If you’ve been following my Instagram, you’ve probably seen me posting progress pictures of a matryoshka doll set I’ve been painting for the past few weeks.
In 2012, I bought a set of black chalkboard matryoshka dolls from Muji.
I love Muji’s stuff– I always think their “blank” products are perfect for customising (see the Muji colored pencil tube I turned into a kokeshi doll). Their matryoshka dolls aren’t any different. These chalkboard nesting dolls came in a set of five with white chalk included (I’m trying to look for a product link online but Muji seems to have discontinued producing these dolls). I bought the dolls knowing I would paint something on them, someday, somehow… eventually.
Last September, Katha Magazine asked me, along with other local artists, to contribute original art to be auctioned off to raise funds for an event by Paint Some Happy, a non-profit initiative that aims to brighten up the walls of underprivileged kids’ surroundings with hope-inspiring art. However, in light of the recent disaster Super Typhoon Haiyan caused in Philippines, Katha has decided to redirect 100% of the proceeds from the auction to the ongoing relief efforts via The Philippine Red Cross.
By then the blank Muji dolls had been sitting on my shelf for more than a year, just waiting for me to figure out what to do with them. This then became the perfect opportunity to do something with the dolls, and for a worthwhile cause to boot.
For someone who doesn’t really paint (I took a couple of (not very successful) oil/watercolor painting lessons as a kid, but that’s it), it was pretty ambitious of me to pledge doing something that was way outside of my comfort zone (painting a curved surface, painting with acrylic paints, and just painting in general), but it was a welcome challenge and a chance for me to do something different from my usual digital work.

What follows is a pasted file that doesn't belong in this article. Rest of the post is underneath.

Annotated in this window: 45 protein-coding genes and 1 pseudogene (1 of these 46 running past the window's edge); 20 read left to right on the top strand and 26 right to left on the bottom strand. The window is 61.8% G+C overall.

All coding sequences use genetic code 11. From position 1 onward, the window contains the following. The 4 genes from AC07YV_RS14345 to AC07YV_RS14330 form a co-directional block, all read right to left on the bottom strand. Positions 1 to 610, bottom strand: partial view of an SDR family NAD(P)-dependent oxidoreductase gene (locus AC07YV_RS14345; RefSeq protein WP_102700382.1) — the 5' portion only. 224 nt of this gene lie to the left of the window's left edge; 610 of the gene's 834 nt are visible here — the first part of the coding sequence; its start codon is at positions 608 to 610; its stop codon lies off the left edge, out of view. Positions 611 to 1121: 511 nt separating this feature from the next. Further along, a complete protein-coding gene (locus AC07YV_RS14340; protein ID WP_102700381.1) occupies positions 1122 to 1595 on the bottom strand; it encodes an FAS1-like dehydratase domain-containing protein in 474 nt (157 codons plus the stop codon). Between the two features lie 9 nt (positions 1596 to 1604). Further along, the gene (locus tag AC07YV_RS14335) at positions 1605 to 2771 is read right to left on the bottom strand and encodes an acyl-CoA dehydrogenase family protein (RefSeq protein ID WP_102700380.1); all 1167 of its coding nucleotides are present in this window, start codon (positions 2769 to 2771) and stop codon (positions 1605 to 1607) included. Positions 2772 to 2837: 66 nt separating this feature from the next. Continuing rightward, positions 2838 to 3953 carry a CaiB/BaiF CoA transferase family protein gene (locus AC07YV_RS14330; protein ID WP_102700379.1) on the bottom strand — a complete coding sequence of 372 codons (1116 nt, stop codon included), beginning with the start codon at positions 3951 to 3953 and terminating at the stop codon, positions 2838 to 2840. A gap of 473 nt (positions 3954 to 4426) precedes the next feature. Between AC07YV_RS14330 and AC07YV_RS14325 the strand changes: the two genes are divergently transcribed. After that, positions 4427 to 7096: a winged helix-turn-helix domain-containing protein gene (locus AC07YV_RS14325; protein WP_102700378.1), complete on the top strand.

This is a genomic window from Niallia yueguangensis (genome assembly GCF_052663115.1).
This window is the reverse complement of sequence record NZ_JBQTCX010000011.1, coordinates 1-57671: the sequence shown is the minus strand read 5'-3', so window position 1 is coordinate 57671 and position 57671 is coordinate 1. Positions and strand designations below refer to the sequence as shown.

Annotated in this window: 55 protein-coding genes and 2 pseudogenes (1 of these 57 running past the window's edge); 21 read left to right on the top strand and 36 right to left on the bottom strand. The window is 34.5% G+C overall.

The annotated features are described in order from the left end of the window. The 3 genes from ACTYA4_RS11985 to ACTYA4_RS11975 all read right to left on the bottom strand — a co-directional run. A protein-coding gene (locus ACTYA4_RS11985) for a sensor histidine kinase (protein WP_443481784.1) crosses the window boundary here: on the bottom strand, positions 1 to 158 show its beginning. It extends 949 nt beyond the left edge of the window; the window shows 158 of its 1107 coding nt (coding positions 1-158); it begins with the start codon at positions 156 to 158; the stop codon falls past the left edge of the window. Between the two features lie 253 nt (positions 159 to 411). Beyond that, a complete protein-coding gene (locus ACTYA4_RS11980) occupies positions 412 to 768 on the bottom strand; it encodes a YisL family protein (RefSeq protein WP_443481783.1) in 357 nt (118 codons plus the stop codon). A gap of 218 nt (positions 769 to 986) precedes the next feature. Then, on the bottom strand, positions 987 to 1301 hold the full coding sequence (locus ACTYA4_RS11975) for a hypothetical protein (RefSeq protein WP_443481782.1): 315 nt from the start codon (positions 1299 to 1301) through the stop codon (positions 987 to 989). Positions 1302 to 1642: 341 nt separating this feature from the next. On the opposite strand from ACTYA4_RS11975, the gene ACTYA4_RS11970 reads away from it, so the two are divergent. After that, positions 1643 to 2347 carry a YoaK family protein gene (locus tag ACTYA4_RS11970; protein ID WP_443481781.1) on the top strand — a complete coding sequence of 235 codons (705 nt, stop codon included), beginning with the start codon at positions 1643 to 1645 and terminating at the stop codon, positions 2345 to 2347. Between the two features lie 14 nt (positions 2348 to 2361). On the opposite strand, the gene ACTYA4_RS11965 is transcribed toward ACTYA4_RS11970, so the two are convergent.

I decided to paint just three of the five dolls. Matryoshka dolls are Russian in origin, but I wanted to paint Filipino faces on the dolls instead. I started with some rough sketches, drawing typical, everyday Filipinas:
I knew I needed to use high-quality acrylic for this project to make sure the paint won’t peel or crack long after the pieces have been completed. The cheap acrylic paint (*coughReevescough*) I use for general crafts just won’t cut it. So off I went to buy my first tubes of artist-grade acrylic paint. I’ve always wanted to try artist-grade paints (high quality, and more expensive, too) but couldn’t justify buying them when I don’t have a lot of experience painting in the first place. I never had a reason to make a purchase, until now.
I prepared my painting surface first by priming (with white gesso paint) and sanding down the Muji chalkboard dolls so that the paint adheres better to its surface.
I molded half a circle of hardening clay to serve as lola‘s hair bun and placed it on top of the biggest doll. Then I started sketching and painting.